Does this ever happen to you? You?ve been teaching your child his math facts and he has them all down cold. He makes few mistakes on his worksheets, but then, when a situation involving math in real life comes up, he doesn?t know what to do. I have seen this lately in my daughter. She knows her math facts on paper, but when a situation comes up for her to apply this knowledge, she doesn?t realize that she needs to use them.
That is why I came up with ways for her (and all my children) to make the connection between what was taught in the workbook and how it is used in real life. She enjoys the real-life math so much, she doesn?t want to do any workbook math. This happened with her older brother and sister as well. I am fine with that. After all, if she can?t apply it, what good is it?
Six ways to use everyday life to teach math
- Math Problem of the Day. This is my family?s favorite way to do math. A few times a week, I create a real-life problem for my children to solve. These are problems that don?t come up every day and are associated with household projects, such as painting rooms, building a fence, tiling the kitchen, or creating a garden plot.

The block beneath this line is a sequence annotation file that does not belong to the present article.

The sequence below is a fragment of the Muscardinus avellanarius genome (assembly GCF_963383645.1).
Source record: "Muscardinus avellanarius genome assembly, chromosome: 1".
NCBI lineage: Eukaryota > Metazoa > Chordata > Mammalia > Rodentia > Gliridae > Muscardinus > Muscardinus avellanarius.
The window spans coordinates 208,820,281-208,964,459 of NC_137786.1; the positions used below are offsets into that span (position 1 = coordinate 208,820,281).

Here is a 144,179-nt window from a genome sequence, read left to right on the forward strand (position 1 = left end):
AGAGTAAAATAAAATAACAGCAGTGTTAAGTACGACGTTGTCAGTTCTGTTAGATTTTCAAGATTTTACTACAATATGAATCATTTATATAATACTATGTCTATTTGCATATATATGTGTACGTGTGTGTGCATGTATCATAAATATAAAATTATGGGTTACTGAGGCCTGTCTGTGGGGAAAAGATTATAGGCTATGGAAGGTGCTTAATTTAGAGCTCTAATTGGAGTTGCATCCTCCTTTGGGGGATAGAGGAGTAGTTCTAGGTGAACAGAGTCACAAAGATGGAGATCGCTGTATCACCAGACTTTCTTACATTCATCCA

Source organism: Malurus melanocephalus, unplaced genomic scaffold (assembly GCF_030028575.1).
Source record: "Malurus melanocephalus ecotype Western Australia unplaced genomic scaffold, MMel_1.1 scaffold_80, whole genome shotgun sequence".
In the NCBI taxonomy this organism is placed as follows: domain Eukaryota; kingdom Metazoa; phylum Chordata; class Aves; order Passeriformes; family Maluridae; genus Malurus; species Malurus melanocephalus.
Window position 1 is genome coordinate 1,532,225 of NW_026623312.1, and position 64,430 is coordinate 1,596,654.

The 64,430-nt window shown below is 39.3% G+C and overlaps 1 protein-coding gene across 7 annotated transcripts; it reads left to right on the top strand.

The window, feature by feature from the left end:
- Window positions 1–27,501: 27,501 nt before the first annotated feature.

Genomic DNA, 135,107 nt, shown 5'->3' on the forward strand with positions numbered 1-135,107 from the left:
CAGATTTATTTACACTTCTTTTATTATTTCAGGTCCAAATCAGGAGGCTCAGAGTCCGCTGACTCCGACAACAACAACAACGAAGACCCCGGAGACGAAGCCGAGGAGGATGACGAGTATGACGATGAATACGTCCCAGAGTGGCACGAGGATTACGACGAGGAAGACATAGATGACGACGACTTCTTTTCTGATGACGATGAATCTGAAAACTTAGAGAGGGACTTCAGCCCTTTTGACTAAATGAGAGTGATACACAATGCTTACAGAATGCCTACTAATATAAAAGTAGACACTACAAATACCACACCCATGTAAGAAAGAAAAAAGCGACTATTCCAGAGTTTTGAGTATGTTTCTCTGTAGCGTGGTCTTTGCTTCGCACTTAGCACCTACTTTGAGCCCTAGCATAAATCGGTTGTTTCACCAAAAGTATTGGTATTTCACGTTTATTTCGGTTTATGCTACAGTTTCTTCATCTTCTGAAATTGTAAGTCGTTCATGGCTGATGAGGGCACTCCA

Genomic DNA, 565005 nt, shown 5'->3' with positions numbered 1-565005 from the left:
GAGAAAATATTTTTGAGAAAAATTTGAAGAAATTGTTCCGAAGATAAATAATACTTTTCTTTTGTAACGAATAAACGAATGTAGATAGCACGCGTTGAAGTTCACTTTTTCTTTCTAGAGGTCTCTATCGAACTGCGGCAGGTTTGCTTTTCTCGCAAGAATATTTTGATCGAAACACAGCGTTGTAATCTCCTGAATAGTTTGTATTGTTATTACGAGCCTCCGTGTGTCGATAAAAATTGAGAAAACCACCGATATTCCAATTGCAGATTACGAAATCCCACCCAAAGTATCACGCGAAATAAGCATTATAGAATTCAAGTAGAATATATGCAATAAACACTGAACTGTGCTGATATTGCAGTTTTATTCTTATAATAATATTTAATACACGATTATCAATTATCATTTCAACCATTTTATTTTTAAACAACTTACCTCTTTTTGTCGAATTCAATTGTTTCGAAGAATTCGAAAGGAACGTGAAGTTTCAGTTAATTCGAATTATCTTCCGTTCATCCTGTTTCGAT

- Number Scavenger Hunt: Make a list of items to find in your house that are multiples of five or multiples of three or multiples of some other number. The kids can then go around the house finding those items. You can also mix it up so that they have to find one item that is a multiple of five, one item that is a multiple of seven, etc.
- Newspaper Statistics: This is a hunt for percentages hidden within newspaper and magazine articles. Ask your child to find them and when they do, show them to you. You can even use a timer to make more fun. Talk about what they mean. Make a graph, if appropriate. See if you can find the answer to ?percent of what??
- I?m going shopping: Give each of your children five dollars and a grocery store challenge. Say something like, ?Whoever can buy all the components for our family to each lunch and not go over $5 gets a special treat.? Or, you can give them a small list of items and see how they do with their money.
- I?m Throwing a Party: Give your child a list of party items and the number of each that you need. Send them into the store to find out how much you would spend, including items on sale, and sales tax.
- I?m Catering a Party: Give your child some recipes that you would make for a party of 30-50 people. Ask him/her to do the necessary math for the fractions of cups of flour and sugar and such and then submit the new recipes to you.